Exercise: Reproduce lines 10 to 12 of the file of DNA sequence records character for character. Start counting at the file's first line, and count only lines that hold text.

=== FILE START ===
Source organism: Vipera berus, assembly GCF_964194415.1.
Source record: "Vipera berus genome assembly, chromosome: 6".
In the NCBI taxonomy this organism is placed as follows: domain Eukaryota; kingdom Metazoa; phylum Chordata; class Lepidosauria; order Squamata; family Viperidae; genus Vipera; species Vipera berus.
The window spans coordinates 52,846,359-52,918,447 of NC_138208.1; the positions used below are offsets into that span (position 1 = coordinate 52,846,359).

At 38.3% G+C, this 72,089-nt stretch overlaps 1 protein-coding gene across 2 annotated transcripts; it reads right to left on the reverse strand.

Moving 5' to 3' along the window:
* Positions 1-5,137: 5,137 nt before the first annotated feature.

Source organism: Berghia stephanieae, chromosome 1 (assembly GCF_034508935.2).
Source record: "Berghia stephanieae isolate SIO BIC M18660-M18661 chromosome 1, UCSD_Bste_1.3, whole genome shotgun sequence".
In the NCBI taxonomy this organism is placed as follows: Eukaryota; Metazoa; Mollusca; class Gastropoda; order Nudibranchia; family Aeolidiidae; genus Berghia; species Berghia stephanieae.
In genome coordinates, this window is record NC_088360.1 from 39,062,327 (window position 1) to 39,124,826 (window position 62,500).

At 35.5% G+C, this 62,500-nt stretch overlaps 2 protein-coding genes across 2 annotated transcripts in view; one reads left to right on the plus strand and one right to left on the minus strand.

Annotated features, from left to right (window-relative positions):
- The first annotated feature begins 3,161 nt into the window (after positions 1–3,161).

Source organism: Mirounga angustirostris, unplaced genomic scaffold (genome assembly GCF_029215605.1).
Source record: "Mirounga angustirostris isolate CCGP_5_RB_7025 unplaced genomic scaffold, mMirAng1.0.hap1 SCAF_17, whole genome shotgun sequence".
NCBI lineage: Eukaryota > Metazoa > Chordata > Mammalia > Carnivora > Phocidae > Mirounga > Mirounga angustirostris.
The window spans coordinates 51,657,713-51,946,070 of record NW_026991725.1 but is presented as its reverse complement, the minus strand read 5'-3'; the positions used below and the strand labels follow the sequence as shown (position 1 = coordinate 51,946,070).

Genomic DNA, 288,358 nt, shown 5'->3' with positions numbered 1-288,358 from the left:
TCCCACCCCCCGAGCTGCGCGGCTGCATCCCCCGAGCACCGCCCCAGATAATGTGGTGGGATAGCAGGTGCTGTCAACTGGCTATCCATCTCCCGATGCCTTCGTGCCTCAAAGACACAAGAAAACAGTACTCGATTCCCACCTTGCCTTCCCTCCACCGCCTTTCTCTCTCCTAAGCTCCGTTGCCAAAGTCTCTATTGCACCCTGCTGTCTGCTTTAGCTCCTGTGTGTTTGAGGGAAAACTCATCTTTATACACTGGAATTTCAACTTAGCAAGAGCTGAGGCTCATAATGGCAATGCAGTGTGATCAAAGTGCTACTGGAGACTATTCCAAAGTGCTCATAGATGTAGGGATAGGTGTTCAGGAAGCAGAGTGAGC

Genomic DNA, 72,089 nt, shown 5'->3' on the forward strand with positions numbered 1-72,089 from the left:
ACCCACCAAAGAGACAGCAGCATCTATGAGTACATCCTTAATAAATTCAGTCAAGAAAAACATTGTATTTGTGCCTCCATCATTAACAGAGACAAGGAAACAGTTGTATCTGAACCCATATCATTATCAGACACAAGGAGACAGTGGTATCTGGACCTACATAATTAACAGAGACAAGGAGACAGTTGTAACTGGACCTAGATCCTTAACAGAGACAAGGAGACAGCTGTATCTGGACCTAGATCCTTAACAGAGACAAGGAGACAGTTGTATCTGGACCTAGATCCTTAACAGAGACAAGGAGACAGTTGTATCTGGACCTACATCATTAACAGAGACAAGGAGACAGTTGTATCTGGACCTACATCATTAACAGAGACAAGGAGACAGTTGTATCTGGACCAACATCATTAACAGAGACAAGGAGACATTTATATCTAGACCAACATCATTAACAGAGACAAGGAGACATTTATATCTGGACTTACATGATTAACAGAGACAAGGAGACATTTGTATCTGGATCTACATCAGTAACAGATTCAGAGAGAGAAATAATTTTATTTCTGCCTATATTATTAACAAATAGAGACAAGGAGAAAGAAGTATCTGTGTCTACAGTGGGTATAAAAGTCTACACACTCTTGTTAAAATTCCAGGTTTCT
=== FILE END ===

In the NCBI taxonomy this organism is placed as follows: Eukaryota; Metazoa; Mollusca; class Gastropoda; order Nudibranchia; family Aeolidiidae; genus Berghia; species Berghia stephanieae.
In genome coordinates, this window is record NC_088360.1 from 39,062,327 (window position 1) to 39,124,826 (window position 62,500).

At 35.5% G+C, this 62,500-nt stretch overlaps 2 protein-coding genes across 2 annotated transcripts in view; one reads left to right on the plus strand and one right to left on the minus strand.